Let's define the following block cipher: $C_n = M_n \oplus H(k + n)$ where $C_n$ is the nth block of ciphertext, $M_n$ is the nth block of plaintext, $H$ is a cryptographic hash function, and $k$ is ...
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Does this block cipher mode allow for decryption?

Is there's a way for someone (with the key) to decrypt a message encrypted with the cipher mode shown? $$ P_0 = IV $$ $$ C_i = P_{i-1} \oplus E_K(P_i) \oplus P_i $$
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Which block cipher modes of operation allow a predictable IV?

Recently I found out that in the modes CBC and PCBC the IV may be passed in cleartext but never must be predictable. However for this part of my app I rather have the IV be predictable and unique ...
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What's the consequence of having a short IV? Is one mode better in that case?

I've read lots about null-length IVs being bad for most modes. In a scenario where passing a 128-bit IV along with each message isn't feasible, how would generating the IV from a smaller passed-along ...
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244 views

What (precisely) is a block cipher?

If I follow the wikipedia or crypto.stackexchange definition, any simple XOR encryption where the key is as long as the plain text should qualify as a secure block cipher. Now I thought what would ...
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241 views

CTR mode nonce with aggressive key rotation policy

I'm writing a small encryption library which will be required to use the shortest possible amount of overhead for describing ciphertexts. I want to use CTR mode with a 6-byte random nonce. Normally ...
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978 views

Known Plaintext attack against XTEA?

I'm looking for information on known-plaintext attacks against XTEA. I'm most interested in the worst case scenario: if an attacker has all 8 bytes of input and all 8 bytes of output, how much ...
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Can a commutative block cipher be indistinguishable from a random permutation, for fixed key?

Define a commutative block cipher with keyspace the finite set $K$, and data space the finite set $S$, to be an application $$\begin{align} E:K\times S&\mapsto S\\ (k,x)&\mapsto E(k,x)\text{ ...
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What are the advantages of CBC over ECB?

From this question I understand that, for a block cipher, using CBC is better than ECB. It seems that if one only has part of the cipher text, then decryption is difficult because the decryption ...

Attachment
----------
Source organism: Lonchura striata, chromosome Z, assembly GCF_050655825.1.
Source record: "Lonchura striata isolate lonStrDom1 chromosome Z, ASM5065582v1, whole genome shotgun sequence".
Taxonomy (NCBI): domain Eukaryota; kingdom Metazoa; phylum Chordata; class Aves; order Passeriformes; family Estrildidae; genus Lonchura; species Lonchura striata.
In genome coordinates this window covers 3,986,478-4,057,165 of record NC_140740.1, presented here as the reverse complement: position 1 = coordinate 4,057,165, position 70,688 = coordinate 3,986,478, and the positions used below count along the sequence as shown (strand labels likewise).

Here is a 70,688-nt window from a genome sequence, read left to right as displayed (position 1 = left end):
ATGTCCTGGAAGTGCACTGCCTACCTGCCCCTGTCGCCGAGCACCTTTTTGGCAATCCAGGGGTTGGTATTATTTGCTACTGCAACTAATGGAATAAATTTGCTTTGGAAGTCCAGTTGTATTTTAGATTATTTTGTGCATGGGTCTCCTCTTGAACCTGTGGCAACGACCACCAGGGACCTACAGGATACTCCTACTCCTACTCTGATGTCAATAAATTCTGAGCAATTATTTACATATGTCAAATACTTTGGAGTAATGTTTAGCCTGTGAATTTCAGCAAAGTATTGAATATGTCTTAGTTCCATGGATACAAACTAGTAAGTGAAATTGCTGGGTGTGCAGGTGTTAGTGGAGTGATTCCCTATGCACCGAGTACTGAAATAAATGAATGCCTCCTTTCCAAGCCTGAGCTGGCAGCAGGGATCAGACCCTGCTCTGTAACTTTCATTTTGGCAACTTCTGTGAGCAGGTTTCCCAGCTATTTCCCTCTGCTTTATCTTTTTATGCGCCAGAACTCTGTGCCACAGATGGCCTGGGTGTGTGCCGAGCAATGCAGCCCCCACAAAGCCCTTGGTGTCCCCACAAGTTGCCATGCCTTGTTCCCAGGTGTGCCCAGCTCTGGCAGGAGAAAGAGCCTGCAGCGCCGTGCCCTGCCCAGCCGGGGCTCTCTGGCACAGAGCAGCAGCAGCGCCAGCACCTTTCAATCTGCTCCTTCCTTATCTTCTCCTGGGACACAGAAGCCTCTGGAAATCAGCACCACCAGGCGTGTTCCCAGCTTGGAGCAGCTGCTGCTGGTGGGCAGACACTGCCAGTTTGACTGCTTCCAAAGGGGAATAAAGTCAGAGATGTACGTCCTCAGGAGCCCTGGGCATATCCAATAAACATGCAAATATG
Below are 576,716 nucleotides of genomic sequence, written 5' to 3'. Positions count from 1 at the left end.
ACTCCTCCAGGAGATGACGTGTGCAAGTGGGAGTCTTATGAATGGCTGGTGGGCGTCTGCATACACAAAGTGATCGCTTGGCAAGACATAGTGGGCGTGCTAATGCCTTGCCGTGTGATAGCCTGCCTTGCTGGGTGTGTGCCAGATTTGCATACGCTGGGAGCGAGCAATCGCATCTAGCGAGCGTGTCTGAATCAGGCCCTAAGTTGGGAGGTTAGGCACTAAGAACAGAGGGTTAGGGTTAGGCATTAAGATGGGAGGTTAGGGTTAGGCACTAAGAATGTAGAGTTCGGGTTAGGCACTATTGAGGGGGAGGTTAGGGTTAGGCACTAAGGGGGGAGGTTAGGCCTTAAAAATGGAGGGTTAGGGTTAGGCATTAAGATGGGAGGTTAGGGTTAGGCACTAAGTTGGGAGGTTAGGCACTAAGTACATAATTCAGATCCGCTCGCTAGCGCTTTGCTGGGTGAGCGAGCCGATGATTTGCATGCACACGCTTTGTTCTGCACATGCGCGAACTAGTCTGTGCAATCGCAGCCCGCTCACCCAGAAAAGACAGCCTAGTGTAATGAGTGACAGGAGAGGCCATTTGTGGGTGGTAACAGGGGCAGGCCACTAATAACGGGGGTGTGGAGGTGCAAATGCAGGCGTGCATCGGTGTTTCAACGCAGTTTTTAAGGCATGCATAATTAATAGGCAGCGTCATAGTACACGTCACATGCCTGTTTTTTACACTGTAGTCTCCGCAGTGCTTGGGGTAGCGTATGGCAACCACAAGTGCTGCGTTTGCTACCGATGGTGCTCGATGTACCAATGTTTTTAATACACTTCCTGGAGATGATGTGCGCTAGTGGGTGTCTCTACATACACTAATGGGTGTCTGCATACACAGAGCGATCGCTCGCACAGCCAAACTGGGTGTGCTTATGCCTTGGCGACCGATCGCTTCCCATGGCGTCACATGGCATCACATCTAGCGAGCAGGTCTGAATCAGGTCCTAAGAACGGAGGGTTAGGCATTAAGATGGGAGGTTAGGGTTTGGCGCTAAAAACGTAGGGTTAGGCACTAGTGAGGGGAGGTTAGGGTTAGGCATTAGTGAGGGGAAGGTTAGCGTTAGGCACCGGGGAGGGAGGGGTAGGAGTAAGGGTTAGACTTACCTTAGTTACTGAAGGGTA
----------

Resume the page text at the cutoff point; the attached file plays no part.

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Why does CBC-MAC need prefix-free inputs to be a good PRF?

In the FFX spec, there is a note about using CMAC as the round function. Security notes. The round function F is constructed in such a way that the set of inputs on which the CBC-MAC is ...
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How were the AES key and block length subsets of Rijndael selected?

My intuition tells me it's a trade off between speed and security, but how did the standardisation process select these three seemingly arbitrary key lengths (namely, AES-128, AES-192, AES-256).
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Does anyone have a KAT for 3DES KO-2?

Does any one have, or can refer to a Known-Answer-Test (KAT) for Triple DES Keying Option 2? (Keying Option 2 means $C = DES_{k_1}(DES^{-1}_{k_2}(DES_{k_1}(P)))$ for encryption and $P = ...
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Turning PRPs in PRGs with a counter

I am following the Coursera Cryptography I course and I have the following question, I am a bit perplexed by the statement, in week 2 lecture "What are block cyphers?" that a counter-mode PRF is a ...
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Security of Pohlig-Hellman exponentation cipher?

I am looking into implementing Pohlig-Hellman exponentation cipher and I would like to know how secure that algorithm is? I am guessing it's security relates greatly to the prime number used in it. ...
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How were the number of rounds for different key sizes of AES selected?

The number of AES rounds increases with the key length. Why increase the number of rounds at all, and how were these round counts chosen?
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How common are SEED certificates outside of Korea? When is support required?

I'm looking at the SEED algorithm and would like to know if this is still in common usage. Can anyone tell me when I would need to implement this standard, either as a client or a server?
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How do I decide what mode to use?

I'll be using AES from OpenSSL. I understand why I don't want to use ECB from reading pages like this Wikipedia article, which has a great example of what happens when you attempt to encrypt with ...